Carnival in different countries of the world! 🎉

2 March 2022Up stories
Carnival in different parts of the world

The carnival is a tradition full of food, fun, live music, and colorful costumes. For some people in Greece, the carnival is the period that they relax and enjoy eating. For others, it is a time to celebrate life!

Below, you can learn how different countries worldwide celebrate Carnival!

Port of Spain, Trinidad, and Tobago

The residents of Trinidad are being prepared all year to impress each other, during the carnival in the Caribbean. The events include special clothes like swimsuits, steel drums, local street food and street dancing. Those who want to participate in the parade must participate in one of the bands. The band will give you options about the costumes. If you don't want to do this, you can just join the street party for free.

Rio de Janeiro, Brazil

Carnival of Rio. It is the biggest carnival in the world, attracting millions of participants for a week. There are many events during the week, including the unofficial parades and the official parade of the Sambadrome, for which you have to buy your tickets in advance. Most artists wear costumes but people often choose casual clothes for the Sambadrome parade, adding small accessories such as beads or masks.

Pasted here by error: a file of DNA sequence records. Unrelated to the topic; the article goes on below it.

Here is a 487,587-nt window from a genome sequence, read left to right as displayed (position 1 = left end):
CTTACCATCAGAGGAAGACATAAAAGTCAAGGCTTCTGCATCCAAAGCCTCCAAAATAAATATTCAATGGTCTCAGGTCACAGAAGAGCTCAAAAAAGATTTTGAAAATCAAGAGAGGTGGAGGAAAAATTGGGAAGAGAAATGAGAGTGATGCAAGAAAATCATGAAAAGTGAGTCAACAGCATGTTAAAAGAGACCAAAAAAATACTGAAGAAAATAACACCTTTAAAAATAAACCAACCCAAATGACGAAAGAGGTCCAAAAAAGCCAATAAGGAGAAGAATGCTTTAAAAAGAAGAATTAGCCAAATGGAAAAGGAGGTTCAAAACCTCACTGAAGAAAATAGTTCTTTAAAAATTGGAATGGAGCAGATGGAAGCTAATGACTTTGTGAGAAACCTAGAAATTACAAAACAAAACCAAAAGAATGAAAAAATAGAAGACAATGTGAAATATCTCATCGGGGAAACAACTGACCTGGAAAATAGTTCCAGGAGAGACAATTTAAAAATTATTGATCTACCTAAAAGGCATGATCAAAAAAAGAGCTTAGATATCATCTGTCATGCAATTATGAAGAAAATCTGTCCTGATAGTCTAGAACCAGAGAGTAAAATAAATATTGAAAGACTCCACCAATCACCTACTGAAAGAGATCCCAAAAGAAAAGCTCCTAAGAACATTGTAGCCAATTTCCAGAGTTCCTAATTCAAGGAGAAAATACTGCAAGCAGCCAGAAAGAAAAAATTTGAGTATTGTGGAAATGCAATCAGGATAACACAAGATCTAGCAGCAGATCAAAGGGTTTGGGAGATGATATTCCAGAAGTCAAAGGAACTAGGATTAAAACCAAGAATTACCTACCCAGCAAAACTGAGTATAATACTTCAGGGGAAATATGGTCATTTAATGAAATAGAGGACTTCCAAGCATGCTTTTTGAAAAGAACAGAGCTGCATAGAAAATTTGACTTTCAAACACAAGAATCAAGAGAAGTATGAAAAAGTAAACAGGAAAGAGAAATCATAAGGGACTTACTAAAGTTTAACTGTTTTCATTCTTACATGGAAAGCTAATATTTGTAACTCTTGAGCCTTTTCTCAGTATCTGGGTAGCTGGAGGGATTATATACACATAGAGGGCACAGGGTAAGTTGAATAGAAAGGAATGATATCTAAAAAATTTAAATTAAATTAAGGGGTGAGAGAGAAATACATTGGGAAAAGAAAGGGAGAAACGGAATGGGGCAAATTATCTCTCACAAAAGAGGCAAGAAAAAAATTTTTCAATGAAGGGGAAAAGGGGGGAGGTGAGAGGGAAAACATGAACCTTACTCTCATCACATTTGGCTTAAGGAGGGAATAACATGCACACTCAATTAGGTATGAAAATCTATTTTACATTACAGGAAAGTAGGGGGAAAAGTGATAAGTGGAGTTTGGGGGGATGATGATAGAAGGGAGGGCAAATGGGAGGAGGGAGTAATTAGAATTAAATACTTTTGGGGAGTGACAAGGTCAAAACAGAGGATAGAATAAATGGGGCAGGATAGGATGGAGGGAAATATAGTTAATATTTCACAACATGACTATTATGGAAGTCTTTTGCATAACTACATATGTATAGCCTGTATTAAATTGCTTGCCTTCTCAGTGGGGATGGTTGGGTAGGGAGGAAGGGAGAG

Basel, Switzerland

The Carnival of Basel in Switzerland can be considered as one of the most famous celebrations of Europe. Every year, 20,000 people parade through the streets, dressed up with costumes according to the official theme of the year. Artists wear also costumes to hide who they are. Following the tradition, visitors don’t have any face paintings, fake noses or hats.

Oruro, Bolivia

Bolivia's carnival celebrates the indigenous culture and Lady of Candelaria. It lasts about 10 days, and the locals participate in the celebrations using masks, fabrics, and embroidery. The streets of Oruro are filled with folk dances with devil's costumes, known as Diablada. The majority of costumes are influenced by traditional folk dancers representing various indigenous groups. The most popular costume is El Tío (the devil). Thousands of people wear masks with horns, velvety capes, and metal-like chests. Participants use water balloons, pistols and spray foam to celebrate the good things that will come.

By Niki Georgilaki, Graphic Designer of our team

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